Below is a thoughtful essay by Ambassador Chas Freeman. He describes how the United States has painted itself into a corner on the Syrian Question. Many see this problem in terms of President Obama’s missteps, but Freeman shows it goes far beyond one man’s grand-strategic foibles.
While Freeman does not express the evolution of grand strategy wrt Syria Question in the following terms, the core issue is, I believe, the increasingly dysfunctional moral design for grand strategy evolved by the United States since the end of the Cold War. Abstractly, this dysfunction takes the form of a growing web of policy-induced mismatches among (a) the codes of conduct and standards of behaviour the United States professes to uphold and others expect the U.S. to uphold, (b) those standards of behaviour we actually adhere to, as demonstrated by our actions, and (c) the conditions in the world we have to contend with. The hypocrisy implicit in this web of mismatches, in abstract terms, is the moral heart of our growing foreign policy crisis and our state of perpetual war.
The crucial importance of having a moral design for grand strategy is described by the late American strategist Col. John Boyd in his seminal Discourse on Winning and Losing. In fact, this notion is the capstone grand strategic ideal synthesizing the tactical, operational, strategic, and philosophical threads of Boyd’s entire Discourse. And while the idea is expressed in highly compressed terms on Slides 54-58 of his briefing Strategic Game of ? and ?, one must study the entire Discourse to appreciate both the elegance of his compression, as well as the central importance of forging a grand strategy that is consistent with his ideal.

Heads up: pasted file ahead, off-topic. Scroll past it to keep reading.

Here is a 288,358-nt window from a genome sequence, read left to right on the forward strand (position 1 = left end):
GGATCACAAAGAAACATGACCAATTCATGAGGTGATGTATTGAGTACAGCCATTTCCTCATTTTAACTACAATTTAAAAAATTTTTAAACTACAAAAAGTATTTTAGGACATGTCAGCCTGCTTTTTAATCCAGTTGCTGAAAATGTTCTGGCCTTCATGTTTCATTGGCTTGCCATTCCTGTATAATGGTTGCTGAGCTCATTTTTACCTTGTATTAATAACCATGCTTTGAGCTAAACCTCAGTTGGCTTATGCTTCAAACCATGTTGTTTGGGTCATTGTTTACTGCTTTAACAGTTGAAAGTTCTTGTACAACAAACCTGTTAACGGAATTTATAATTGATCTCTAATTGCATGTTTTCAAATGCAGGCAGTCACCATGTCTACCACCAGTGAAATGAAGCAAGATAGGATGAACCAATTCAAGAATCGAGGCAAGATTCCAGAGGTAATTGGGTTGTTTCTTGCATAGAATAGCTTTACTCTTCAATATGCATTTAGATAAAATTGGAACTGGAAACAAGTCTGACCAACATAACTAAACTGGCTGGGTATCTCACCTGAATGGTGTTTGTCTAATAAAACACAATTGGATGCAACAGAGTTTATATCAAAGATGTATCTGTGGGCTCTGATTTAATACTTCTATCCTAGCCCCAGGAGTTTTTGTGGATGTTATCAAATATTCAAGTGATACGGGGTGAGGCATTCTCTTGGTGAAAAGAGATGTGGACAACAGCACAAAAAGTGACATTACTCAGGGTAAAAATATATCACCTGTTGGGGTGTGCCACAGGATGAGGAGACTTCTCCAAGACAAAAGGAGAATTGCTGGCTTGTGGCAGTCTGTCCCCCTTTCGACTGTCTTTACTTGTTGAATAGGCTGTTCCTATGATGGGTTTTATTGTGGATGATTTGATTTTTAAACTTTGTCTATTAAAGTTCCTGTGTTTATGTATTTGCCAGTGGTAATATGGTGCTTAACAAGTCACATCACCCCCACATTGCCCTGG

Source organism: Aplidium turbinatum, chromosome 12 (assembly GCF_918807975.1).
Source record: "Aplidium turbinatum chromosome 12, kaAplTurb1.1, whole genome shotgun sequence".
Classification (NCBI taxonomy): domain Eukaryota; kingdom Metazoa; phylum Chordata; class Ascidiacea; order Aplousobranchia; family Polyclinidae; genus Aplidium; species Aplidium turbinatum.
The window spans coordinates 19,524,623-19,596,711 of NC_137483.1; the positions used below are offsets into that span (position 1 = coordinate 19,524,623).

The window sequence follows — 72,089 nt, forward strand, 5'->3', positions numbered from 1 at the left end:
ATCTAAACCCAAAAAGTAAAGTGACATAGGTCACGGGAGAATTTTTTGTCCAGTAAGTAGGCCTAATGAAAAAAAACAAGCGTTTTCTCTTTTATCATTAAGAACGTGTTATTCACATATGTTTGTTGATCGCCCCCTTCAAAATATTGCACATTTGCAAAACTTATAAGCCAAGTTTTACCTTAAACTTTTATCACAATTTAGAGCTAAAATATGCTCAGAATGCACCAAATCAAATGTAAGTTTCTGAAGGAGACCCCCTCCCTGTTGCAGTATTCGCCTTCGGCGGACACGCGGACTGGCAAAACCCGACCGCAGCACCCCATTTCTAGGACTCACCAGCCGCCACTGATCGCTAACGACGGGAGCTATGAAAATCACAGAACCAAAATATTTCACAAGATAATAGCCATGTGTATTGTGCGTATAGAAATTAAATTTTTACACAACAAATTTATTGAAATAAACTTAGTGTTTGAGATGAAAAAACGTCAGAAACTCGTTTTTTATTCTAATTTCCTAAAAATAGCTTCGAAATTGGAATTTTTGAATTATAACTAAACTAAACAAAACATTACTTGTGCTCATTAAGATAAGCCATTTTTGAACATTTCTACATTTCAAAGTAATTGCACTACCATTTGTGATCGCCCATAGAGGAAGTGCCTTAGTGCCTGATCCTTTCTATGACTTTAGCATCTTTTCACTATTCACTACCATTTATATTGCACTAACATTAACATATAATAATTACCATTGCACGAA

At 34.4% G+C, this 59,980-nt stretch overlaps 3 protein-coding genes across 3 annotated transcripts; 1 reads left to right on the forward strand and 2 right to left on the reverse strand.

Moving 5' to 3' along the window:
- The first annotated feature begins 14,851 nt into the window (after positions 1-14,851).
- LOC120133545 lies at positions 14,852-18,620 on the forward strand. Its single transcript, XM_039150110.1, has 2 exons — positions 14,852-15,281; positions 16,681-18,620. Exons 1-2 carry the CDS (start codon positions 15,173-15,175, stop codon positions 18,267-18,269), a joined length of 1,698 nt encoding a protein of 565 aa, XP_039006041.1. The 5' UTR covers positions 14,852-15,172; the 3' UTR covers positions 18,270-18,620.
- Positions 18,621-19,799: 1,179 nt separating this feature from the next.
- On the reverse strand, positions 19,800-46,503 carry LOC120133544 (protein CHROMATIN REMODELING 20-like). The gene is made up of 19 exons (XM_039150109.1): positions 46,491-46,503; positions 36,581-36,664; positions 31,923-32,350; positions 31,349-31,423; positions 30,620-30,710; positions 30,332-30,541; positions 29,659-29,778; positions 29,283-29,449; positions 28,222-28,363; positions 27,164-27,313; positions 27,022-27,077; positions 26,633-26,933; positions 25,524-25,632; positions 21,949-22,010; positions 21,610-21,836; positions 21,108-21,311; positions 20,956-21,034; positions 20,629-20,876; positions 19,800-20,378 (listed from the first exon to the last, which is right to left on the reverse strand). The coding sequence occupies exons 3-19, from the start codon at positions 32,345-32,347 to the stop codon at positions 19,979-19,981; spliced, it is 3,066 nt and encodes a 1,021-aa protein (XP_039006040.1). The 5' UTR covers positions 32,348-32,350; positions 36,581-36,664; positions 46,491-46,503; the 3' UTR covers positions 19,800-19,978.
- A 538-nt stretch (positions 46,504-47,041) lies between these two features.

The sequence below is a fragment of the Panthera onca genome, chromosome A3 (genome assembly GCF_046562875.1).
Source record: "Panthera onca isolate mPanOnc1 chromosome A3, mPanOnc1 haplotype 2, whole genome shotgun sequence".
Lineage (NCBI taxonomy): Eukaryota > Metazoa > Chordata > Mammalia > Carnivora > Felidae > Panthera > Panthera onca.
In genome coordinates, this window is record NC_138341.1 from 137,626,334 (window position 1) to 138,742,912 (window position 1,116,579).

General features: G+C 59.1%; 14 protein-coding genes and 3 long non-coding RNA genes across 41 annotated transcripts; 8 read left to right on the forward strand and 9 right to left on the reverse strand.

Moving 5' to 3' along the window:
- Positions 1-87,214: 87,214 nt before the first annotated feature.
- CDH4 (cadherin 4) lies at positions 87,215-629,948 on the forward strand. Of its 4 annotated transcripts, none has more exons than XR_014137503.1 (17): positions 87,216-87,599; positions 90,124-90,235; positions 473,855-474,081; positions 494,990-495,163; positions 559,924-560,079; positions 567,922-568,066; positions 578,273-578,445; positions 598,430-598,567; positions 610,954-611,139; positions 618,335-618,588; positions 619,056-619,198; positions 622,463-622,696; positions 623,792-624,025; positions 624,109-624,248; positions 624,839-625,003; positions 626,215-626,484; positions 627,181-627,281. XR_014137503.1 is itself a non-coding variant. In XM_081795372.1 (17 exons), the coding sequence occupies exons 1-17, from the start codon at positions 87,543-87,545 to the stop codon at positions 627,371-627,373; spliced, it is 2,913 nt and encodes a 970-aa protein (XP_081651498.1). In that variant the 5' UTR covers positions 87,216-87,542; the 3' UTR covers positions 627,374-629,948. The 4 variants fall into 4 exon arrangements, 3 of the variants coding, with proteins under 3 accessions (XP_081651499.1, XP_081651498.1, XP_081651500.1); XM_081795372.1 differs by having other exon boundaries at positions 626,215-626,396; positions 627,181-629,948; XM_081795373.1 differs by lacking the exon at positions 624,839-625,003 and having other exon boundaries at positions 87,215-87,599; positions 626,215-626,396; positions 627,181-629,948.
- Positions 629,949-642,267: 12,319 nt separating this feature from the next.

Exorcising those mismatches from the body politic can start with Syria, but it goes far beyond Syria to our dealings with Middle East, Iran, Russia, China, and indeed the whole world. Nor will it be be easy; extremely powerful domestic factions in the US are profiting from these mismatches, and their corollary state of perpetual war (as I explained here). Ridding ourselves of these mismatches is now the foreign policy challenge of our generation
Ambassador Freeman’s thoughtful assembly of the facts associated with our patterns of post-cold war behaviour is worthy of careful study and comparison with Boyd’s ideals, because without intending to, he reveals how far the United States has strayed from these ideas. In effect, Freeman has issued a call for an injection of common sense into American foreign policy, and Syria is the place to start working the problem.